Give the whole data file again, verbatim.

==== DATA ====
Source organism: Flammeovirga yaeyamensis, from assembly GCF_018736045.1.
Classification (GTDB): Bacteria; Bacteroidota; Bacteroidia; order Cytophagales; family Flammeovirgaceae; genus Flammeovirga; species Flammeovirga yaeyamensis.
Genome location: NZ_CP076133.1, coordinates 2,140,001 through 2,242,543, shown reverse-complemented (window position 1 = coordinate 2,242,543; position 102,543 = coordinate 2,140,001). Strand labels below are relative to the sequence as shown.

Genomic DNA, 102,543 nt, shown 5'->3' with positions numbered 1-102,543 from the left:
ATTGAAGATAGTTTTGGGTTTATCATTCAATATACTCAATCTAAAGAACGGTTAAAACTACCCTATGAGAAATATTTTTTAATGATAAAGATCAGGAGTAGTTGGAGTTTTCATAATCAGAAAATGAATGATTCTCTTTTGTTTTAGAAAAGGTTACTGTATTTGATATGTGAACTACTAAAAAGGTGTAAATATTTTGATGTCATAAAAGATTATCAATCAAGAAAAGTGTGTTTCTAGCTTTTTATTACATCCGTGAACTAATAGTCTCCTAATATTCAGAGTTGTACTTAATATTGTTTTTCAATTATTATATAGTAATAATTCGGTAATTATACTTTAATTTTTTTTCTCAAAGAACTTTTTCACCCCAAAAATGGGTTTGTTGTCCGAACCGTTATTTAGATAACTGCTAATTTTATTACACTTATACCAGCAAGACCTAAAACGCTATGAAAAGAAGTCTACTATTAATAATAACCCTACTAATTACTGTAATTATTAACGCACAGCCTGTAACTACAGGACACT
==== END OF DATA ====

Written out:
Source organism: Flammeovirga yaeyamensis, from assembly GCF_018736045.1.
Classification (GTDB): Bacteria; Bacteroidota; Bacteroidia; order Cytophagales; family Flammeovirgaceae; genus Flammeovirga; species Flammeovirga yaeyamensis.
Genome location: NZ_CP076133.1, coordinates 2,140,001 through 2,242,543, shown reverse-complemented (window position 1 = coordinate 2,242,543; position 102,543 = coordinate 2,140,001). Strand labels below are relative to the sequence as shown.

Genomic DNA, 102,543 nt, shown 5'->3' with positions numbered 1-102,543 from the left:
ATTGAAGATAGTTTTGGGTTTATCATTCAATATACTCAATCTAAAGAACGGTTAAAACTACCCTATGAGAAATATTTTTTAATGATAAAGATCAGGAGTAGTTGGAGTTTTCATAATCAGAAAATGAATGATTCTCTTTTGTTTTAGAAAAGGTTACTGTATTTGATATGTGAACTACTAAAAAGGTGTAAATATTTTGATGTCATAAAAGATTATCAATCAAGAAAAGTGTGTTTCTAGCTTTTTATTACATCCGTGAACTAATAGTCTCCTAATATTCAGAGTTGTACTTAATATTGTTTTTCAATTATTATATAGTAATAATTCGGTAATTATACTTTAATTTTTTTTCTCAAAGAACTTTTTCACCCCAAAAATGGGTTTGTTGTCCGAACCGTTATTTAGATAACTGCTAATTTTATTACACTTATACCAGCAAGACCTAAAACGCTATGAAAAGAAGTCTACTATTAATAATAACCCTACTAATTACTGTAATTATTAACGCACAGCCTGTAACTACAGGACACT